There is something real about unconscious effects of every action.

The butterfly effect: one betrayed union in Milledgeville can cause an avalanche in Tibet.

butterfly landing on flower


Game. Set. Match?

December 1

“Let’s put up the twinkly colory lights, Daddy!”

“Okay, pumpkin, just a sec, ok?”

“Um, Dale, I put out the red and white lights for the deck.”

“Well, Maddie wants the colored lights, Kels.”

white and red lights“Right. Well, I put some of those upstairs on the bannister and in her room. I have white on the tree and the front should be red and white – you know so that it looks like a candy cane.”

“C’mon, Daddy!”

“Just another sec, pumpkin. So, can we just do the colored lights, I mean, Jesus, Kelsey she’s only gonna be three once. If she wants colored lights – who gives a flying fuck?”

“Language! Honey, go play upstairs until Mommy and Daddy get the lights ready – then you can help Daddy, ok, sweetie?”

“Ok, Mommy.”

“Now, look Dale. It’ll look really great with the red and white in the front with all white on the tree. The whole theme is red and white downstairs and outside. I put the colored lights upstairs to make her happy, but she does not get to run the whole house. The whole holiday. It’s for me, too. And, I want the lights to – you know – coordinate. Is that too much to ask? I mean, we don’t want Maddie to turn into a bossy bitch, do we?”

“Right, Jesus, Kels, this just seems . . . Ok. Whatever. Fuck it.”


February 8

“Hi! Anyone home?”

“You’re late. Dale: the lights.”

“Dadddydaddydaddydaddydaddy! Our lights match the Valentime streamers at preschool! They are so valentimey!”

“Dale. They are Christmas lights for God’s sake. They need to come down.”

“You heard her, Kels. They are valentimey, right, pumpkin?”

“They need to come down today, Dale. The neighbors are judging us. Christ, they are candy cane colors not Valentine’s Day colors.”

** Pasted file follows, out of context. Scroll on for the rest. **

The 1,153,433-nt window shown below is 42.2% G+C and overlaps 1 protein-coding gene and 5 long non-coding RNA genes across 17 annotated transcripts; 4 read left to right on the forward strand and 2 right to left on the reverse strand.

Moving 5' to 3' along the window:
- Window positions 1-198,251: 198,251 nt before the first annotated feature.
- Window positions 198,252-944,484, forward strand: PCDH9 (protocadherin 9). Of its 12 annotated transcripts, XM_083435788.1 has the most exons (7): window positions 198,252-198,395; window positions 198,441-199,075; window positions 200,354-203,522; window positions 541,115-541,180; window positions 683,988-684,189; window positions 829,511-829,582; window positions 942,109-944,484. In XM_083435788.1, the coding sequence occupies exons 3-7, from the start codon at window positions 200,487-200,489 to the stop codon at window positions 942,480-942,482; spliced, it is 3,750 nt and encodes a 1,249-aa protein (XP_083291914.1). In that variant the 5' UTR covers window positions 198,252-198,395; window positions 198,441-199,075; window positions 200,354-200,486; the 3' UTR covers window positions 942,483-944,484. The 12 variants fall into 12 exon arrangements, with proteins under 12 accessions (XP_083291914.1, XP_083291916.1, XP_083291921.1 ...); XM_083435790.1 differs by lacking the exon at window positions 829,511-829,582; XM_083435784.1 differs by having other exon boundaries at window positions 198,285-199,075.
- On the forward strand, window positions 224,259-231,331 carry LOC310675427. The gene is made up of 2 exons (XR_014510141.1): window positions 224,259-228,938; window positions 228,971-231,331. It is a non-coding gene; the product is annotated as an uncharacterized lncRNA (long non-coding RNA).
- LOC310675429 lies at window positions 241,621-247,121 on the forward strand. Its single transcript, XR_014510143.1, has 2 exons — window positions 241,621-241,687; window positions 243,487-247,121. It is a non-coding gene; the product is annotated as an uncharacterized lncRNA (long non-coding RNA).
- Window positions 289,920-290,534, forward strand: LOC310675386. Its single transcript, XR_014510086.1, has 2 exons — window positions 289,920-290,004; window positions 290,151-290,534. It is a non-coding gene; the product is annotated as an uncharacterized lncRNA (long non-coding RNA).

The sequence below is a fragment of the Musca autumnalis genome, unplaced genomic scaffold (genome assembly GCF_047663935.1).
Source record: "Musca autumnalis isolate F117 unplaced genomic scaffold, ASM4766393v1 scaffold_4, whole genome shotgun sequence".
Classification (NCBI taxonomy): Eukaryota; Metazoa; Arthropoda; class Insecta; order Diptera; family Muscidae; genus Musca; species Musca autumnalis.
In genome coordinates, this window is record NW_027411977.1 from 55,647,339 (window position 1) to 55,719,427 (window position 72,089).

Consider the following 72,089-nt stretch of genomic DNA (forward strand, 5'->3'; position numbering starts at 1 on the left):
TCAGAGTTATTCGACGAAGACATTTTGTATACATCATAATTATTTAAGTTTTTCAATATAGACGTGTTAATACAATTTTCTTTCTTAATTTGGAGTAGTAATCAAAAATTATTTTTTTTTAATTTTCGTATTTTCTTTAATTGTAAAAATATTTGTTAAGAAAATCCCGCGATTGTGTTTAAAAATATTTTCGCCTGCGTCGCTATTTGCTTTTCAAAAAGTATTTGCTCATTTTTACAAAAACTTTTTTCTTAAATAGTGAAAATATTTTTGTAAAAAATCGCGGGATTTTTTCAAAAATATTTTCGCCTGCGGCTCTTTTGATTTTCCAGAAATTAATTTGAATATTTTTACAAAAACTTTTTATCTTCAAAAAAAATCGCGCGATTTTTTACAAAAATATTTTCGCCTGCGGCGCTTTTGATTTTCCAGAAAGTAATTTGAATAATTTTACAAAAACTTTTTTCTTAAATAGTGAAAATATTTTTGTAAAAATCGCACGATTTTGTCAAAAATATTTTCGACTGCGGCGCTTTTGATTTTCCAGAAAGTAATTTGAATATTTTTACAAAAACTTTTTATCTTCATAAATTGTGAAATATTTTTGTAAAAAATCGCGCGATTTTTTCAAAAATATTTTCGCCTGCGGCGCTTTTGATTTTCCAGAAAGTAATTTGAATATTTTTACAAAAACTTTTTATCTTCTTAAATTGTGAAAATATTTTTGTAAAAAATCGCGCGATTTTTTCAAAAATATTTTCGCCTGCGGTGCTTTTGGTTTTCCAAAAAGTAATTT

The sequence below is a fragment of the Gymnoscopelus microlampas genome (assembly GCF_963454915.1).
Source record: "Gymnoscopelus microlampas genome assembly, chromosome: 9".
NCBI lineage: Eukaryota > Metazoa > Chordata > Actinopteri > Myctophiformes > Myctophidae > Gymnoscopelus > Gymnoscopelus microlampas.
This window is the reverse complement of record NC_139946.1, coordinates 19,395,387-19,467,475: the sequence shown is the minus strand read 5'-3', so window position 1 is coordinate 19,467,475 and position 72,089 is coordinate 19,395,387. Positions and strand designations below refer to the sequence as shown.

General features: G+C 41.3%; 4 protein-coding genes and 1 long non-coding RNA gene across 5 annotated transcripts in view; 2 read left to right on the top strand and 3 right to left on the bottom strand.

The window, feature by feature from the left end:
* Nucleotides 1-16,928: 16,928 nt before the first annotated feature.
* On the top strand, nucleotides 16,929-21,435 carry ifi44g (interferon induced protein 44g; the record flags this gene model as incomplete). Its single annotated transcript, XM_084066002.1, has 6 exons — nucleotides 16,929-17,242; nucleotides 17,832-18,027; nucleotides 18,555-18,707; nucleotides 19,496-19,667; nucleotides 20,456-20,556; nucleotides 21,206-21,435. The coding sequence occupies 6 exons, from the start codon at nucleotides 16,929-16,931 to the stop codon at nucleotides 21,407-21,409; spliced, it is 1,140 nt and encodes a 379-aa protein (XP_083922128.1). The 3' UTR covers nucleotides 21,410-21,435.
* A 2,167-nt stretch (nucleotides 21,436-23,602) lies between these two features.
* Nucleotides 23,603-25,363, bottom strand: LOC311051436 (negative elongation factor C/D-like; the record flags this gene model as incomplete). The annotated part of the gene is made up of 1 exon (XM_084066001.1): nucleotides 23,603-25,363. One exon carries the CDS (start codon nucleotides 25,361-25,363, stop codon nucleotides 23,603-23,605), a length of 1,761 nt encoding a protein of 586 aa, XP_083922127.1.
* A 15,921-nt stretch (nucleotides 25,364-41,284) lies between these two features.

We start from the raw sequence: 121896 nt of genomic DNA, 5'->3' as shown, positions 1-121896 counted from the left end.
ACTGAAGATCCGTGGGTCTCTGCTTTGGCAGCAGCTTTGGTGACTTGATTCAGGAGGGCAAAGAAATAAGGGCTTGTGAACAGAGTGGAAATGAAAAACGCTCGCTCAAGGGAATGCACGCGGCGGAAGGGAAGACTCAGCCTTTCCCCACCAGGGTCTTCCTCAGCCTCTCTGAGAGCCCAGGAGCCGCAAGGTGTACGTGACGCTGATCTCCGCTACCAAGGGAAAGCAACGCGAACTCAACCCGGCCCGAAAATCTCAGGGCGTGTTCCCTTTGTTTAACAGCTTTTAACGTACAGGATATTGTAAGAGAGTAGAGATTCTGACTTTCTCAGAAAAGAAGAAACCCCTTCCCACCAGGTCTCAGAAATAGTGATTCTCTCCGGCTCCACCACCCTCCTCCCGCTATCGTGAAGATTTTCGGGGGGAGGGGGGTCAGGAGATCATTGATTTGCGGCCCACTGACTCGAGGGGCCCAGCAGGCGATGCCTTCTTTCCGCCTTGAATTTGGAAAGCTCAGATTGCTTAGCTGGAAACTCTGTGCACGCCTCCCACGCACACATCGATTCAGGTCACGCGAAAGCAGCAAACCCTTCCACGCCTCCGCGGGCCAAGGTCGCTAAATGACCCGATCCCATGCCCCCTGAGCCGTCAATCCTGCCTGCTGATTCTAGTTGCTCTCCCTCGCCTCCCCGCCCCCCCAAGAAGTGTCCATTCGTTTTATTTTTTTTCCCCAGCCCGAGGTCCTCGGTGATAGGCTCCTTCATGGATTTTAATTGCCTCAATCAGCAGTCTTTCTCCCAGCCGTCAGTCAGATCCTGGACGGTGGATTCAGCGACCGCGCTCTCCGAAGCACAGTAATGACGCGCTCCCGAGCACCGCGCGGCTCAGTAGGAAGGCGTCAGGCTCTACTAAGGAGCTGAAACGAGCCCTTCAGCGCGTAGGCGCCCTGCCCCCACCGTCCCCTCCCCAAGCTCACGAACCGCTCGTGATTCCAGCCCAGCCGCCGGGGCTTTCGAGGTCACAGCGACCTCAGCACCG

“They are valentimes, Mommy, really they are. We have white and red and pink all over our room!”

“Kelsey, I don’t care what the goddam neighbors think. I put those lights up against my will, and now they will stay up through valentinesValentine’s Day – hell, through the end of the month – maybe till fucking St. Patrick’s Day.  This holiday is not just about you – it’s about Maddie, too. Anyway, Christ almighty, t’s not even seventeen fucking degrees out there, and I am not getting on a ladder in the snow. Valentimes lights, right Maddie?”

“Yay! Daddy! Valentimes lights”

“Right, Jesus, Dale, this just seems . . . Ok. Whatever. Fuck it.”

For the Love of God on January 25

“Every day I drive by that house. 714 East Washington Street. And, they have had their Christmas lights on since December 21. It’s ridiculous. Last Friday I drove by more slowly –  the early evenings are lighter, you know? Not only are the lights still on, but there are four packages on the porch. Four! Two medium-sized and two quite large. Those boxes are still there today, illuminated by – you guessed it – those goddam Christmas lights. It’s not like me to take the Lord’s name in vain or anything, but I’m sure you see my point. I mean, take down the lights or at least turn the fuckers off. And really, the mail piling up around the door – it’s just an eyesore. Jesus Christ. Sorry, I mean – well, you know. A little consideration. This is a small town, and if one house looks trashy, we all look like shit. Honestly. Some people.”

“Kristin, isn’t that the Ellis place?”

“I dunno. . . I guess, yeah, now that you mention . . . that name sounds familiar. . . yeah, why?”

“Look here.”